Presentation on theme: "Use of Traffic Incident Management in Intelligent Traffic Systems Mark Meints Emergency Program Specialist Nebraska Department of Roads."— Presentation transcript:
Use of Traffic Incident Management in Intelligent Traffic Systems Mark Meints Emergency Program Specialist Nebraska Department of Roads
Intelligent Traffic Systems ITS technologies for traffic incident detection, verification, response, and communication are recognized as valuable tools by transportation professionals and are being used throughout the country.
ITS Benefits All Responders Including these first responders in the planning and development of a traffic incident management program, and maintaining consistent communication, will help ensure effective management of the traffic incident scene and cultivate multiagency ties, with the traveling public reaping the benefits of increased efficiency — and safety.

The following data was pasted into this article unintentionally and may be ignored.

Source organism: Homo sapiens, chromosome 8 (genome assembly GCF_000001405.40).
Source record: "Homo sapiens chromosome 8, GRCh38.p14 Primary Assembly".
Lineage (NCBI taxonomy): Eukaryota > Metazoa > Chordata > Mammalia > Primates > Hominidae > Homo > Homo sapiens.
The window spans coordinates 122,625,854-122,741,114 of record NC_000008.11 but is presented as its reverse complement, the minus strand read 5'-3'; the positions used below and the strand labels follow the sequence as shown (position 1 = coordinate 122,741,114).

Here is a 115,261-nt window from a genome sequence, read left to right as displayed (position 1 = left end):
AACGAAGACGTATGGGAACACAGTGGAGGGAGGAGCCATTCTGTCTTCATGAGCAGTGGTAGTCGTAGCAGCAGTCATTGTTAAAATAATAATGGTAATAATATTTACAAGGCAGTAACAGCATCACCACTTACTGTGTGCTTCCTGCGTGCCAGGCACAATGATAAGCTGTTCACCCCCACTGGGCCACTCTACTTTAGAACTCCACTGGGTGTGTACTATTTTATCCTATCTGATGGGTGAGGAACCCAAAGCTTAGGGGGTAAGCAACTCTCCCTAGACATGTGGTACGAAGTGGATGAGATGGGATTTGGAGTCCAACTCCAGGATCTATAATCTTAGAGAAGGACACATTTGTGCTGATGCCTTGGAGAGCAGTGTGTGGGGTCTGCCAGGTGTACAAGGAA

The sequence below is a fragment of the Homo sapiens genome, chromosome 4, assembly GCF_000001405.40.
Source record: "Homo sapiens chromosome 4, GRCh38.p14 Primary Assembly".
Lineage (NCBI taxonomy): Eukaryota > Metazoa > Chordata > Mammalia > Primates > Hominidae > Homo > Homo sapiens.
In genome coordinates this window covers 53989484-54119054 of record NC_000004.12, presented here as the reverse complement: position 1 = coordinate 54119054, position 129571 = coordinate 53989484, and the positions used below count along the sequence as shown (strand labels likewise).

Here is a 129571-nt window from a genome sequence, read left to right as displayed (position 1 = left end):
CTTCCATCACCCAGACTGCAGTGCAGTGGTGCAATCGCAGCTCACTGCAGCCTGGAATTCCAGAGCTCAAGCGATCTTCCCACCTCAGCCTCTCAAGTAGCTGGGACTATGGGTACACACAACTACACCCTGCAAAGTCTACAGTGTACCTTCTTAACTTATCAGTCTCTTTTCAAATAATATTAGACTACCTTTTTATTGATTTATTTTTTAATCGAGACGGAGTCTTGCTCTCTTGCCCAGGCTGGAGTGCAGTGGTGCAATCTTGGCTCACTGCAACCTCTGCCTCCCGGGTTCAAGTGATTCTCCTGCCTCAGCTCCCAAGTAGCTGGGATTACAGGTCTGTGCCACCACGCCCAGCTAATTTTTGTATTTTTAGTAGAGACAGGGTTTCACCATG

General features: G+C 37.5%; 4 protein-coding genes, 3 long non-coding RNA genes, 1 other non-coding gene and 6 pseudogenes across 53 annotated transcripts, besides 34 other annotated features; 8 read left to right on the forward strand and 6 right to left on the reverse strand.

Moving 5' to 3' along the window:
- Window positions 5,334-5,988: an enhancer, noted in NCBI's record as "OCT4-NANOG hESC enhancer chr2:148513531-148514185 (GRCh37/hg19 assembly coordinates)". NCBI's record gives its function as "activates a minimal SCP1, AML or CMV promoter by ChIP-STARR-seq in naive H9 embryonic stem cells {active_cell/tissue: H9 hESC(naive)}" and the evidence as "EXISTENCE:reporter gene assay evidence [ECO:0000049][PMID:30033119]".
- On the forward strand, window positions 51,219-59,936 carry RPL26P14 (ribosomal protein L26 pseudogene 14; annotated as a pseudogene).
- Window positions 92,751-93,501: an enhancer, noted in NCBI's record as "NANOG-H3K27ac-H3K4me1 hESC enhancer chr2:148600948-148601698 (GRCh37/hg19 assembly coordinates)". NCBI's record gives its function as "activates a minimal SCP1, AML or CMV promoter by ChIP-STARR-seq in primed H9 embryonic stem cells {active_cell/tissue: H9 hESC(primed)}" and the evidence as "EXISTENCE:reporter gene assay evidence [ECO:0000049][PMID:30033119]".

ITS Benefits All Responders Fire, rescue, and emergency medical services (EMS) have different priorities than transportation agencies when clearing an incident. Their first concern is the safety of the victims and motorists; getting traffic flowing again is secondary.
Traffic Incident Management Traffic Incident Management (TIM) is a systematic, planned, and coordinated effort to detect, respond to, and remove traffic incidents and restore traffic capacity as safely and quickly as possible. TIM involves the application of institutional, mechanical, and technical resources, including Intelligent Transportation Systems (ITS), and offers a number of measurable benefits.
TIM Partners This coordinated process involves a number of public and private sector partners, including: Law Enforcement Fire and Rescue Emergency Medical Services Transportation Public Safety Communications Emergency Management Towing and Recovery Hazardous Materials Contactors Traffic Information Media
Results of TIM Effective TIM reduces the duration and impacts of traffic incidents and improves the safety of motorists, crash victims and emergency responders.
What is a Traffic Incident? A traffic incident is an emergency road user occurrence, a natural disaster, or other unplanned event that affects or impedes normal flow of traffic.
What are secondary crashes? Secondary crashes are unplanned incidents beginning with the time of detection of the primary incident where a collision occurs either within the incident scene or within the queue, including the opposite direction, resulting from the original incident.